February 16-18 2021. It’s Arts Scholars’ committee time, and a very welcome chance to see, and talk to, dozens of Arts Scholars on screen, and to ensure that the Company is on track. Suddenly, the camaraderie kicks in, and I am part of a number of groups of people selflessly doing what they can for the Company, being frustrated by The Plague, and showing amazing resilience, and determination to Carry On (in the wartime rather than the Peter Rogers’ films sense).

February 23 2021. A zoom rehearsal of what will be the zoomy Anthology in two days’ time. If we can all remember to unmute at the right time, it will be a belter. You’d think we would all be up to speed on the old “I’m going to speak now, so I’ll turn off the mute button” concept. You would be wrong. It’s not just an Arts Scholar thing, it’s omnipresent; ubiquitous, even. We are rather better than most, actually, and it does add that frisson of excitement to any zoom.

February 25 2021 It’s The Anthology; the long awaited portmanteau session on the topic of The Obsession of Collecting. Impeccable. Great presenters (see my unctuous, hopefully not oleaginous, descriptions of AS speakers in this and earlier blogs), with great material, and all really proving the point well known to all of us – having just one of something is all right, but why not try to own ALL of them?

Huge thanks to all the mad collectors who contributed – John Hawkins, John Andrew, Sonya Zuckerman, Gaby Robertshaw, Jonathan Gestetner and Billy King Harman. Weirdest collection (so far) – John H’s baby teeth jewellery. Jaw dropping (no dental / maxillary / mandibular pun or connection intended). The Anthology was preceded by a Past Masters’ Meeting, but I cannot reveal any of the secret matters discussed therein. The Mafia’s omerta has nothing on the Past Masters.

February 26 2021. A meeting of the Trustees, at which we disbursed a lot of money, and discussed the possibility of disbursing even more later this year. How lovely.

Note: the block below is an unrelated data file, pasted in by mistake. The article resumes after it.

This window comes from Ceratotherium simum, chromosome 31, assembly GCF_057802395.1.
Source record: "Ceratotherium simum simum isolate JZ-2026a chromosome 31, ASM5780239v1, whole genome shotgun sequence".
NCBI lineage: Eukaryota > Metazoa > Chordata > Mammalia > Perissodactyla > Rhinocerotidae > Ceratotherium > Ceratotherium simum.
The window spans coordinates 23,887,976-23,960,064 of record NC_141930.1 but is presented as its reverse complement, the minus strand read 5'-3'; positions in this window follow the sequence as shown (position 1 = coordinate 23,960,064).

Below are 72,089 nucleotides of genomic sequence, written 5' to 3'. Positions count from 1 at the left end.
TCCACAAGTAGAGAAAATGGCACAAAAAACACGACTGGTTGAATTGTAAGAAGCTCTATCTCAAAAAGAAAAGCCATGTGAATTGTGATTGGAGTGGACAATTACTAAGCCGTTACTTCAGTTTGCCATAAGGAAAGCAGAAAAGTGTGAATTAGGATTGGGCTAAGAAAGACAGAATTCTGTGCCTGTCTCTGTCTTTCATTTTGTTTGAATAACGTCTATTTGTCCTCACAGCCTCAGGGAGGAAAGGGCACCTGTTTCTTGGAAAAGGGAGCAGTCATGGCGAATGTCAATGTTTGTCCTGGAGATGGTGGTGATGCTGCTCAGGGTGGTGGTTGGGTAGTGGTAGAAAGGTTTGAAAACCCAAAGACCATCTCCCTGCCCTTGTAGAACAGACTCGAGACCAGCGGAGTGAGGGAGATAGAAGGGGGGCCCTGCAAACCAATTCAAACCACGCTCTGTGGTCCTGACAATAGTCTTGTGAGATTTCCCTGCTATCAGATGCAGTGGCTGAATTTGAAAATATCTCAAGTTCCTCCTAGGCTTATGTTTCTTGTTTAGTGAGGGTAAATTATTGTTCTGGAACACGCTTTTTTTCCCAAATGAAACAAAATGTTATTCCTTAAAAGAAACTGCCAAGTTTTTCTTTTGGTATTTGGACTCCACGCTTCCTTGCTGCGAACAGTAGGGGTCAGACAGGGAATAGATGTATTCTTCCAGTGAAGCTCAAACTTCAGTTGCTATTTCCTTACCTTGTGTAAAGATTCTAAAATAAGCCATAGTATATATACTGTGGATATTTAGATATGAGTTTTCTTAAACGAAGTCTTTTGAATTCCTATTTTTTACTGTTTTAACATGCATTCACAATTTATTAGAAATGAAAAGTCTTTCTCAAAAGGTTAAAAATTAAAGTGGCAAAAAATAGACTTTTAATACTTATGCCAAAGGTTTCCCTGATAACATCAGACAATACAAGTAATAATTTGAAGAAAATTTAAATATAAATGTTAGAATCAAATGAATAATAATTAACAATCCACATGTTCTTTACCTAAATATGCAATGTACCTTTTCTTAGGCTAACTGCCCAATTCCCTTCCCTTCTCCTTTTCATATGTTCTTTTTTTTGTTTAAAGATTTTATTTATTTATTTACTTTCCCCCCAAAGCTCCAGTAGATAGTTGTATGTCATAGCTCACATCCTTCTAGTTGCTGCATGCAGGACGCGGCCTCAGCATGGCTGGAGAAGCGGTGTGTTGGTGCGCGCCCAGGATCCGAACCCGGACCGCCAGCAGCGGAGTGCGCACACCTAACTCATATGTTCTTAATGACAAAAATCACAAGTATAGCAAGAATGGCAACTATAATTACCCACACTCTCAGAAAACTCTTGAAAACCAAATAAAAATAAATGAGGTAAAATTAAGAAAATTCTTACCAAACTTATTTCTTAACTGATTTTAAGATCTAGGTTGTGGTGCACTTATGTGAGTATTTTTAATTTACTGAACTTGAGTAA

March 1 2021. More zooming, with Tim Schroder’s talk on Henry VIII’s kunstkammer (I may casually drop this word into conversations now, but this was the first time I had come across it. Sorry; there are times when I feel I have let you all down. Kunstkammer is – as you all know – a private museum). This one made the Wallace Collection seem restrained, and Tim was the typical AS speaker (i.e. perfect).

March 4 2021. A Court meeting. By zoom, of course. Gosh, what a frustrating medium it is; we are getting better at it though (only a few instances of “YOU’RE ON MUTE” this time. Thank goodness the end is nigh). The bland “A Court meeting” at the start of this entry does, of course, mean that most of the day before (and the morning of the meeting) was spent in re-reading all the relevant documents and making copious notes, then sorting everything into a vast pile of paper. What a delight to see the Court though, and to discuss and agree things with them – including agreement that the new chain will be a symphony in solid gold. Will I be able to cope when I can see the Court’s legs and feet? We shall see.

March 8 2021. Another Pocket Lunch. This should have been The Pocket Lunch, but it was demoted to being just a Pocket Lunch because, for some reason I cannot recall, we couldn’t meet in person. So, it was the same as The PL, but without the delicious 3 course meal, wines of two colours, and port (well, it was without these in my household; other AS may have higher standards). It was the usual mad and eclectic mixture of the weird, the wonderful, the mundane, and the exotic. Just like the Arts Scholars; except for the weird bit; and the mundane as well; and the mad. This bit isn’t going well is it? Try again. The Pocket Lunches are a microcosm of the Arts Scholars. Awash with erudition and passions, and all that. They’re jolly nice, and great fun, and so are the Arts Scholars.

It’s looking good for a real live event in a few months, so . . .to our next merry meeting!

John Spanner

15 March 2021




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Disclaimer: the views and opinions expressed by the author of this blog post do not necessarily reflect those of the Worshipful Company of Arts Scholars or its members.